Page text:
As a reductive pragmatic point, monumental texts laid out boustrophedon are notoriously awkward to read, involving a good deal of neck-craning. This suggests that the primary purpose of the inscription was to exist and endure, not to be read. There is an intriguing link here to the Ruthwell Cross, an eighth-century Anglo-Saxon runic monument with an inscription that closely corresponds to a Christian poem, ‘The Dream of the Rood’, which is also found in in a tenth century codex.It has been suggested that the runes were added to the monument in the tenth century; see Conner (2008: 25–51). That stone cross is approximately 5.5m high, and while the runic inscription does not reach to the very top of the cross, it would nevertheless be very difficult to ‘read’ the inscription from ground level. But an even more intriguing similarity between these two runic monuments is that both of them also carry Christian inscriptions in Latin, in Roman letters.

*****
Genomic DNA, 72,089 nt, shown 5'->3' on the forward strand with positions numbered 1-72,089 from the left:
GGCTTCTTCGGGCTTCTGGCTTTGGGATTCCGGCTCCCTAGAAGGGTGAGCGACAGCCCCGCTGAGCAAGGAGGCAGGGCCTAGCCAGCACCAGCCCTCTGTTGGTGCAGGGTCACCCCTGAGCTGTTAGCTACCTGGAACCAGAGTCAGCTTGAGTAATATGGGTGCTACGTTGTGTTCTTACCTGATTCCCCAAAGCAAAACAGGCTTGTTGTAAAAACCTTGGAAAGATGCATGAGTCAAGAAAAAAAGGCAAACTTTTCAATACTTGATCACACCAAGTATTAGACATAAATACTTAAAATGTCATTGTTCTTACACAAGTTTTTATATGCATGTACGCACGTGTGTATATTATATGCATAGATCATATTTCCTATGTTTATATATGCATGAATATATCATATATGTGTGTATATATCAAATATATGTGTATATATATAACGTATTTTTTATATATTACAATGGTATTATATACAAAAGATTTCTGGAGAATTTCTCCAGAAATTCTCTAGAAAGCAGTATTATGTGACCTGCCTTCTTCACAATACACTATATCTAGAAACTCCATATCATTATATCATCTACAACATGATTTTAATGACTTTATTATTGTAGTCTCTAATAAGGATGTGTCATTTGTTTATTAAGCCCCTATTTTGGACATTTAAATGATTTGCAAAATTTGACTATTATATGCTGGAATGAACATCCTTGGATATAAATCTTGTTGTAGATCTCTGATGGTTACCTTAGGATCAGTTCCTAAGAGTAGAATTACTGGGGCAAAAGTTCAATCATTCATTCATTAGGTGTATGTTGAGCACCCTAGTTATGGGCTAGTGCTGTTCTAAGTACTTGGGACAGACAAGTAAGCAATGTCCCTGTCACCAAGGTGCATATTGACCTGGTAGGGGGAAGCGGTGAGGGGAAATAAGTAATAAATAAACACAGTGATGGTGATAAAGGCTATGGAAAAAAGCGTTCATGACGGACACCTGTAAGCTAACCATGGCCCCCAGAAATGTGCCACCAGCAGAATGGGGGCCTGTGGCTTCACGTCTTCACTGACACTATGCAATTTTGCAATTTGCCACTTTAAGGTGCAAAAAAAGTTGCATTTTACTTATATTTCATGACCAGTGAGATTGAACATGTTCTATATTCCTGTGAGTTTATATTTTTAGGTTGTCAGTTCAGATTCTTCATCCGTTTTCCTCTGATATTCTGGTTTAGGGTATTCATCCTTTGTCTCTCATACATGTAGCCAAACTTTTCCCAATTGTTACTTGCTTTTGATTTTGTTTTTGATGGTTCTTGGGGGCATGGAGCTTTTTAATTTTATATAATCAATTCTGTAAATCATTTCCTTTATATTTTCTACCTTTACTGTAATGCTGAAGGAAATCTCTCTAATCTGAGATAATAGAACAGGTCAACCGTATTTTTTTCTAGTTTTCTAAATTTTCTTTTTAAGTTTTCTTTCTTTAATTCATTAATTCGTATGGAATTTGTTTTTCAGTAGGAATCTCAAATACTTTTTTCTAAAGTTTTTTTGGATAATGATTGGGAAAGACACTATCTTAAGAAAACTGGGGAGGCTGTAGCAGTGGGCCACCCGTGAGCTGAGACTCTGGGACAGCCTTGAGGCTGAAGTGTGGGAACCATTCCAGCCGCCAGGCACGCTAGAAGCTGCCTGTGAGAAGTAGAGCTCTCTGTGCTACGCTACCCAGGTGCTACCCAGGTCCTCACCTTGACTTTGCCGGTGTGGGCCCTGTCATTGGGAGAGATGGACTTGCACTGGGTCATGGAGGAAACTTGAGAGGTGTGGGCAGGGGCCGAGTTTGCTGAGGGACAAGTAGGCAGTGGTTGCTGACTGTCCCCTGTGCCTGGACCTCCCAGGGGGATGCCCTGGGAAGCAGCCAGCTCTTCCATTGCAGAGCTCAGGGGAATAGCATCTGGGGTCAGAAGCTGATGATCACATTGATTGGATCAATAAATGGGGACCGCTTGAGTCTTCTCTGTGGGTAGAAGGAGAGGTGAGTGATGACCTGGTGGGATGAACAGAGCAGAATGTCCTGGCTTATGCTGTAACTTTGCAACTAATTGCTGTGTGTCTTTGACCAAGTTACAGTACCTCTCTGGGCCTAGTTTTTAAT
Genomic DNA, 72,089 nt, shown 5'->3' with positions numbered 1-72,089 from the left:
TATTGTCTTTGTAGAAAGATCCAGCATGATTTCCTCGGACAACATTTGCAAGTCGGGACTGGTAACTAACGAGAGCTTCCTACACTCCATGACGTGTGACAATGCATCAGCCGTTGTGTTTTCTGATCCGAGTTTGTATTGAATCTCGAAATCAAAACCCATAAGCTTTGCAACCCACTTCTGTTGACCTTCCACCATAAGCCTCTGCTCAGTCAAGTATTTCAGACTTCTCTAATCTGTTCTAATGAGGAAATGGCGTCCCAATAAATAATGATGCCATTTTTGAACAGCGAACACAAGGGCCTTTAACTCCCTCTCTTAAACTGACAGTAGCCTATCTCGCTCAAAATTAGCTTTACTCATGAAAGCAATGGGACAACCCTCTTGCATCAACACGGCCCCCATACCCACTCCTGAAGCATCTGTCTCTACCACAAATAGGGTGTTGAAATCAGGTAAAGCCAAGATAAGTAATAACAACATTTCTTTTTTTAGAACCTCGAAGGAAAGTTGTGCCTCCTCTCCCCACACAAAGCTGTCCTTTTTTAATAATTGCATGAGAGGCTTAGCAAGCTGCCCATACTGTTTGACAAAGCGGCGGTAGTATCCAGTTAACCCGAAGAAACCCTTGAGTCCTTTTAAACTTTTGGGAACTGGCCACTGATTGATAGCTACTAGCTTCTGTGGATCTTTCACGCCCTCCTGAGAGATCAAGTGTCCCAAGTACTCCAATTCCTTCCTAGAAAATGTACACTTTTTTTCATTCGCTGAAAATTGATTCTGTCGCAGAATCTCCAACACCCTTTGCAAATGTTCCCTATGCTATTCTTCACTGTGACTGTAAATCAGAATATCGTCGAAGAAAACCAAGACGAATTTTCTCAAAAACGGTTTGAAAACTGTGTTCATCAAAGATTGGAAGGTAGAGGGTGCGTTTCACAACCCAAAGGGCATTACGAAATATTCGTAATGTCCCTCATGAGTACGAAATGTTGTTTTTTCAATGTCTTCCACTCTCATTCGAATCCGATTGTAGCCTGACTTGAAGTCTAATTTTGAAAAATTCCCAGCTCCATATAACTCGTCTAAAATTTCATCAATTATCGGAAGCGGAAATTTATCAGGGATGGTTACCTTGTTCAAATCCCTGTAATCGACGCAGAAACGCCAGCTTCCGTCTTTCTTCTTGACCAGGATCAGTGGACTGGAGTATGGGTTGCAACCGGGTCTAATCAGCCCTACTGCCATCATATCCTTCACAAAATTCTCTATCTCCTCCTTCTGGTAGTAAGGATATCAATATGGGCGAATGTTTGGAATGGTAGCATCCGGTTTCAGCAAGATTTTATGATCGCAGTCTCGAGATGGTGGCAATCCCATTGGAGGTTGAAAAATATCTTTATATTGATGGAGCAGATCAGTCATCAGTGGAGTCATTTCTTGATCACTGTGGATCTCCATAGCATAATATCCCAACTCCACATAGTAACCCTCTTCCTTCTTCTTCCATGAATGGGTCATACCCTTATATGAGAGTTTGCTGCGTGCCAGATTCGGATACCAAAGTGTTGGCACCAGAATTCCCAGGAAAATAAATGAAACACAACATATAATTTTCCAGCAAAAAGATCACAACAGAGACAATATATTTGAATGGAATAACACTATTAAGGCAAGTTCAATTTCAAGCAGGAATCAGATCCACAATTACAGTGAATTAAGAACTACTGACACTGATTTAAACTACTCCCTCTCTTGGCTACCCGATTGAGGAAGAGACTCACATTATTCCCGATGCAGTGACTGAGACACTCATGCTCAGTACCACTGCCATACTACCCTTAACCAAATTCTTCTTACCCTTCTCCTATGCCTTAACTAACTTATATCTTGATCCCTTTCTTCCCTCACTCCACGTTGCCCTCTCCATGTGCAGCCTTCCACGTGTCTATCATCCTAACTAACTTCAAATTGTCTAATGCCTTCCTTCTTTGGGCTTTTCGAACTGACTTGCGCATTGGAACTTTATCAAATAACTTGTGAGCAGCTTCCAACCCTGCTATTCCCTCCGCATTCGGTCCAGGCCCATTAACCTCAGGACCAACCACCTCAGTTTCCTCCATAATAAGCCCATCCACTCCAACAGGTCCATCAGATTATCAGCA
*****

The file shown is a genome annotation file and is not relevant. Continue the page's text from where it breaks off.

Figure 5: Latin inscription in Roman characters on opposite face of the Karlevi runestone by Taxelson, public domain image.
Figure 6: Close up of the Latin inscription.

On the opposite face of the Karlevi stone from the runic stanza is a fragmentary inscription which seems to read: INONIN, and underneath that, HE. Both of these scraps are prefaced with a cross, though the shape could conceivably be that of Thor’s hammer. It seems as though the inscription was an attempt to carve ‘In nomine Jesu…’. It is uncertain whether this inscription is contemporary with the runic one, but if it is, then it is an example not only of an attempt to include both Christian and possible pre-Christian references in a memorial text, but also of a remarkable concurrence of runic and Latinate literacy. One can only speculate as to precisely whose literacy these inscriptions speak to, and of.

Skaldic verse